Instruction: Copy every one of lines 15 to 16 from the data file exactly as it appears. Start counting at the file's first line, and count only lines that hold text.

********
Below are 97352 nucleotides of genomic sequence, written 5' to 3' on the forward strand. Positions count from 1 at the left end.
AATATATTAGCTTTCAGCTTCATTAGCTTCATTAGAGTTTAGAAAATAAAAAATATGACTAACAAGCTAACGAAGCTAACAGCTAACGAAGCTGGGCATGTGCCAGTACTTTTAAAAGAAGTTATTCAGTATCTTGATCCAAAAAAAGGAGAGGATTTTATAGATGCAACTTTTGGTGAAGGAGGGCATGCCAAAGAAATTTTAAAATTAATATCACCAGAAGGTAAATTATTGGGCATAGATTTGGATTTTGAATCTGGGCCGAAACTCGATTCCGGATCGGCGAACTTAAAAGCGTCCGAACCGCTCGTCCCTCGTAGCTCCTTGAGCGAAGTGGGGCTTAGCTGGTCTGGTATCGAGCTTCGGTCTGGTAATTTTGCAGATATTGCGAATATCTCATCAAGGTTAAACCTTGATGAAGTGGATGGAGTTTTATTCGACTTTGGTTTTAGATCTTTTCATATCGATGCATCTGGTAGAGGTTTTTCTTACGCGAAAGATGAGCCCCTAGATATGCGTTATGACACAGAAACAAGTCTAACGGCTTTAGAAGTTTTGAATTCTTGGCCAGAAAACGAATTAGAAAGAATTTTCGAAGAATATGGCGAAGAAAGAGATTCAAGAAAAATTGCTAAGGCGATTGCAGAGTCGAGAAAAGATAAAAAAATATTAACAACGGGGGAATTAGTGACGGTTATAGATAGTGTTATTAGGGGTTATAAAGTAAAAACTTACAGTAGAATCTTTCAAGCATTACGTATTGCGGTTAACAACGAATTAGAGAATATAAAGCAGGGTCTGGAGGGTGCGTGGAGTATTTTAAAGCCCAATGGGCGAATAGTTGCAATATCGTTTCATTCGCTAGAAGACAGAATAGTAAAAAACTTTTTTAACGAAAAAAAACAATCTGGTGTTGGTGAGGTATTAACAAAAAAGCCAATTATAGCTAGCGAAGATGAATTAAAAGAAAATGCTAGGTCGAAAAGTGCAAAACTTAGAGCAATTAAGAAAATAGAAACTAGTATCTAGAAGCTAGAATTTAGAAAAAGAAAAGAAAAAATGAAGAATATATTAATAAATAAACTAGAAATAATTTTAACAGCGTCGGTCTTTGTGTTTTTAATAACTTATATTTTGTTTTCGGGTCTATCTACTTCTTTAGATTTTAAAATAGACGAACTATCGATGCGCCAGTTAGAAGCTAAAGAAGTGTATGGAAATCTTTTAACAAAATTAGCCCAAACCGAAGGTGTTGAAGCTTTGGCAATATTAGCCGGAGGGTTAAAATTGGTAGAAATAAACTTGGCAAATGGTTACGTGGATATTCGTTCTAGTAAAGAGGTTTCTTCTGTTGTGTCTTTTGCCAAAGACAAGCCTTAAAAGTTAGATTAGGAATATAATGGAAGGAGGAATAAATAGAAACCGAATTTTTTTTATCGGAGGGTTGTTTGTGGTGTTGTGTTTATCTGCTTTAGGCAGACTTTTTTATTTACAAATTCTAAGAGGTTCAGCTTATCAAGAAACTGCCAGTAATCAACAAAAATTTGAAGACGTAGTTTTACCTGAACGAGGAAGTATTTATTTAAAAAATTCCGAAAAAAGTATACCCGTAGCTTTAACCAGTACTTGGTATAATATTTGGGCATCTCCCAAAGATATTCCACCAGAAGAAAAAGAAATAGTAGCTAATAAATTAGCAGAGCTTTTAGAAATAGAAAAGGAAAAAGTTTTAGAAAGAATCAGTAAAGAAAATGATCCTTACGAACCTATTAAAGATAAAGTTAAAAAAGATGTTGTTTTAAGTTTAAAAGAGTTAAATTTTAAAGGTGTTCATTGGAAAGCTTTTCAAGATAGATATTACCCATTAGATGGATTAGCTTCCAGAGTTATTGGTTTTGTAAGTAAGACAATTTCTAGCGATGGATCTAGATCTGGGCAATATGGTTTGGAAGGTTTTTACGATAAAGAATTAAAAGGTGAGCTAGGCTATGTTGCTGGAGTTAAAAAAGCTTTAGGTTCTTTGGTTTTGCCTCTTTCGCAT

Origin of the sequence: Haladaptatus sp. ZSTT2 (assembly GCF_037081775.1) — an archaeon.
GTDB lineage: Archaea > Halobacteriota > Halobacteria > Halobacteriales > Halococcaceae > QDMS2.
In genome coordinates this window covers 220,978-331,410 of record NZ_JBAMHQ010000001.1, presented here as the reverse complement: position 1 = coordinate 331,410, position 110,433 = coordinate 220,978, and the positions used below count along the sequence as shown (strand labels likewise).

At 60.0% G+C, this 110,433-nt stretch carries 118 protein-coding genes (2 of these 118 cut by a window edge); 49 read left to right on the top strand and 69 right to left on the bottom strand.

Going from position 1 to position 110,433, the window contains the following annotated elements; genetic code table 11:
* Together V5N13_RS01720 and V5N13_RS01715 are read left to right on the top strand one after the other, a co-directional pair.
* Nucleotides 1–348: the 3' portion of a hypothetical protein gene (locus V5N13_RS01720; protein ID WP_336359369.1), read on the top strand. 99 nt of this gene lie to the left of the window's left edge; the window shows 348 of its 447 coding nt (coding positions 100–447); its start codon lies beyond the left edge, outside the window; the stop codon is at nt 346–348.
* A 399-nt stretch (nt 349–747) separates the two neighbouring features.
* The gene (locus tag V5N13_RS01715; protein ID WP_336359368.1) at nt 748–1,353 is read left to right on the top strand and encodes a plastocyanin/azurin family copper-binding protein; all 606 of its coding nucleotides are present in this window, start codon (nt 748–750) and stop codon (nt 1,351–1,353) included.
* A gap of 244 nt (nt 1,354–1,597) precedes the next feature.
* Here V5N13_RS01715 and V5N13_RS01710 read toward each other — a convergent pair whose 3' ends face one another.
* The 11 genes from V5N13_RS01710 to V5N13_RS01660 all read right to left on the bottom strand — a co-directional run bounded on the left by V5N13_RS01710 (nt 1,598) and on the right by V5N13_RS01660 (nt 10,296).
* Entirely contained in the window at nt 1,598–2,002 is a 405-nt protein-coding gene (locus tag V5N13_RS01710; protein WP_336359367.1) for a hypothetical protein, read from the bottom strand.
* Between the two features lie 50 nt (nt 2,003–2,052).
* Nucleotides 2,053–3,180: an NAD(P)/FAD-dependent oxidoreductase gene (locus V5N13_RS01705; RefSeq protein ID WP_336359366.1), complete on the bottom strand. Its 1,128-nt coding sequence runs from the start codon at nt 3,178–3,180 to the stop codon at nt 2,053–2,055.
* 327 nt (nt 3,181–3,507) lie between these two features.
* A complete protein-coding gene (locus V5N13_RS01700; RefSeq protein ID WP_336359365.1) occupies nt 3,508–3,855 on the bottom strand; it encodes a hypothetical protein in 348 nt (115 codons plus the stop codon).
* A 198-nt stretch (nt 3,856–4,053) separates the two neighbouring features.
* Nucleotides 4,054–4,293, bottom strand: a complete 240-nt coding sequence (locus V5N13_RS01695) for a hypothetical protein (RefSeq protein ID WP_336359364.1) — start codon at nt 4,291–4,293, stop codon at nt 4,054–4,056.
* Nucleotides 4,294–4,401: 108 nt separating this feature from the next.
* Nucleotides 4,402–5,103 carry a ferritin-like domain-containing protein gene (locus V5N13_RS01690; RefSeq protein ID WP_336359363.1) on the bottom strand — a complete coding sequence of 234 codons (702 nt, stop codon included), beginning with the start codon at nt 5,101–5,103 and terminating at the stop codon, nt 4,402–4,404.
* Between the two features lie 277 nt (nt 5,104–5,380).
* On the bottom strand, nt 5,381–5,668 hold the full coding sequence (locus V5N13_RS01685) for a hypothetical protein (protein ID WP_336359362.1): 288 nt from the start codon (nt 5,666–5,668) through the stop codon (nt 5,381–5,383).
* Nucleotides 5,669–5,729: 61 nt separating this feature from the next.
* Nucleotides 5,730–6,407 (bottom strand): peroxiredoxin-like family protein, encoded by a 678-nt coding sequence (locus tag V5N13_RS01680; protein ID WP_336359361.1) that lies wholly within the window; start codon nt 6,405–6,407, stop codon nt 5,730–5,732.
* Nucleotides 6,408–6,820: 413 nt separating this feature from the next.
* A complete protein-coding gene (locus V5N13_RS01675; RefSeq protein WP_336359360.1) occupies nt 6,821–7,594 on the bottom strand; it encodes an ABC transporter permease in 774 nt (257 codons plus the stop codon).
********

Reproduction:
* Entirely contained in the window at nt 1,598–2,002 is a 405-nt protein-coding gene (locus tag V5N13_RS01710; protein WP_336359367.1) for a hypothetical protein, read from the bottom strand.
* Between the two features lie 50 nt (nt 2,003–2,052).